In other words taking up the space he formerly occupied. Keep moving forward until that guy's incapacitated or unconscious.
Following through on your strikes gives you much more power because you are utilizing momentum to your advantage. The average person relies on strength alone to generate power, while the Kung Fu practioionner relies on momentum for power.
3. Structural alignment of your skeleton
This concept can also bve called kinetic linking. In the Chinese martial arts their is a concept know as grounding or rooting. This is where your stance has a solidity about it, where it is as if you were literally connected to the ground. Imagine if your feet grew tree like roots into the ground evertime you initiated a strike. Your power would literally double. This is because your power doesn’t “leak” out.
Often times your power is killed by some part of your body being out of alignment. Imagine this as leaning backward while trying to throw a punch. Even if you had very fast punches, you would not be able to generate any kind of power.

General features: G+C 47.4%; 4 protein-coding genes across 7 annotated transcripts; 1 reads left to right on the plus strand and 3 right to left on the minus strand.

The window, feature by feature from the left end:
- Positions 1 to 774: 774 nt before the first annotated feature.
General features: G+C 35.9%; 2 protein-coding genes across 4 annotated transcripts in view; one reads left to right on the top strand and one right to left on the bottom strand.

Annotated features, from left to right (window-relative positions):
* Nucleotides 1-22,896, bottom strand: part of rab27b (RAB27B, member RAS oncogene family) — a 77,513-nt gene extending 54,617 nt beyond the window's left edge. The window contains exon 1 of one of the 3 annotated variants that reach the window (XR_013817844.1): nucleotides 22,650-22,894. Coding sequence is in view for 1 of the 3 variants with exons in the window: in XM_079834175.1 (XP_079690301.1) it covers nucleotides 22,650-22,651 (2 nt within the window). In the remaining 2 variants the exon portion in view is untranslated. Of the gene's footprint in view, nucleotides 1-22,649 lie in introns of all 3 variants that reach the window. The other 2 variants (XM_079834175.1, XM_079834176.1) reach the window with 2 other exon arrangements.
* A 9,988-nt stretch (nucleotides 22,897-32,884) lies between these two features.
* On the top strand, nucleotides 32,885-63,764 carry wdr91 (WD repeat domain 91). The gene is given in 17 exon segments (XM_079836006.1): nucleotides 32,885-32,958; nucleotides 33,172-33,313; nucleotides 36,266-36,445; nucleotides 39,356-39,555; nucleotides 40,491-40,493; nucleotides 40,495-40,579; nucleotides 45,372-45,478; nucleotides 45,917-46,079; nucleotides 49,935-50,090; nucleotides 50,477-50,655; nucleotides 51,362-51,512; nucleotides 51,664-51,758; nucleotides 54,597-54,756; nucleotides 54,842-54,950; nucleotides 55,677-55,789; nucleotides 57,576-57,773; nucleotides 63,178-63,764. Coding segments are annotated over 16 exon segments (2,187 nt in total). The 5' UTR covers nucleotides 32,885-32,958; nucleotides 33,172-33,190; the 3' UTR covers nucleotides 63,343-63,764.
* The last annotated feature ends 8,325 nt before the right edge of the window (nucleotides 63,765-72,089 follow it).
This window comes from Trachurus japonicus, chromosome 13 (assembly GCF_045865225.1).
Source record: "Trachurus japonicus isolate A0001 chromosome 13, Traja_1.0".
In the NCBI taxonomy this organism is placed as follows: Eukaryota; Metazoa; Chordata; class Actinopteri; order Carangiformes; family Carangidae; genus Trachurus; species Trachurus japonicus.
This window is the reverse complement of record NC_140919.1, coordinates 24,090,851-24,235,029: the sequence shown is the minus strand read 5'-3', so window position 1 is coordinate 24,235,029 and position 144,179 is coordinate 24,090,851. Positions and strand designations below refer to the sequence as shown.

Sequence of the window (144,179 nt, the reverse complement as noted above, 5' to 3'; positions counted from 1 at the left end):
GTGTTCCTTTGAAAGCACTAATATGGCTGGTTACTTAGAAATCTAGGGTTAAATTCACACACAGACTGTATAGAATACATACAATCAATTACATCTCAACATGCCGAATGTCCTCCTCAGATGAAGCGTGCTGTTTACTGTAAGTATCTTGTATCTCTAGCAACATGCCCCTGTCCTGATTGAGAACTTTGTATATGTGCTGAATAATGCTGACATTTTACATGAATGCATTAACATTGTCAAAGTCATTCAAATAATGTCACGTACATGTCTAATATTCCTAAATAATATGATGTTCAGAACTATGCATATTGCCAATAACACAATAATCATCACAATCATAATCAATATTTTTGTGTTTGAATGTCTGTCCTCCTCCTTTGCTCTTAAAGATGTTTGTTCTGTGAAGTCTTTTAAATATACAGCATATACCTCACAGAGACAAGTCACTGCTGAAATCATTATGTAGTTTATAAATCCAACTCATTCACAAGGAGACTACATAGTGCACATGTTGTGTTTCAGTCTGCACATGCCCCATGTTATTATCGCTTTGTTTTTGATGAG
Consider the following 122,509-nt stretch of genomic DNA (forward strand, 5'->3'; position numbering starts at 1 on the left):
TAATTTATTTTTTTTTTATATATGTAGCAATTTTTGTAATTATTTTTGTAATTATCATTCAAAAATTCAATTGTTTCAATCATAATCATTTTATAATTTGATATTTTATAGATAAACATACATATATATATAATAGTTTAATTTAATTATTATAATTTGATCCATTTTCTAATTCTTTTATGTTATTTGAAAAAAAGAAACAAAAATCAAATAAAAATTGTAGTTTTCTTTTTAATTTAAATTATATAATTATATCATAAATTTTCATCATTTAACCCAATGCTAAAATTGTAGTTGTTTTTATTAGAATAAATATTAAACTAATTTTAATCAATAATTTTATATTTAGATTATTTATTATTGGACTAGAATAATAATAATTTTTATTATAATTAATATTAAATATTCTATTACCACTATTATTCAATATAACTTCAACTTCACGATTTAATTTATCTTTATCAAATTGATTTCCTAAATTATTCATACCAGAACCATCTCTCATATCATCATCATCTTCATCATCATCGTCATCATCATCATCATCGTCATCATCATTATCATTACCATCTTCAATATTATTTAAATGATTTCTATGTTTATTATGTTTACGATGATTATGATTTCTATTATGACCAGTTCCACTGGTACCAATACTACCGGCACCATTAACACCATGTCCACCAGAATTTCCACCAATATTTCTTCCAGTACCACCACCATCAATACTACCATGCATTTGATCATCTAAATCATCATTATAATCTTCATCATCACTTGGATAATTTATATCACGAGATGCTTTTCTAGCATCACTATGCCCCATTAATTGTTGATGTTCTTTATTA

A good way to illustrate this structural alignment ins to stand perpendicular to a solid wll in your house. Get in close enough so the you can place your palm against the wall. Now push really hard against the wall. Hold this push while lifting one of your feet in to air.
You will definitely feel the alignment of your skeleton pushing against the wall while having to use very little physical strength.
If you could align yor skelton at the perfect time in a fight, every one of your strike would have devastating power. Remember you only have to align yourself for a split second at the end of each punch.So what does all of this tell us? Basically, you need to use our whole body mass to generate power. Mass pluss velocity will increase the impact of your striking.
Kung Fu vs other styles
So what separates Kung Fu from other styles? The answer is: nothing. Kung Fu and boxing use the same concepts for generating power. Muay Thai uses the same concepts. Every style that has any significant striking techniques will generate power in the same way. The concepts are universal.
Kung Fu can have devastating power in it’s striking techniques if performed correctly. The key is to relax and not tense up. Use your entire body to hit rather than just arm strength and you can have this type of power too.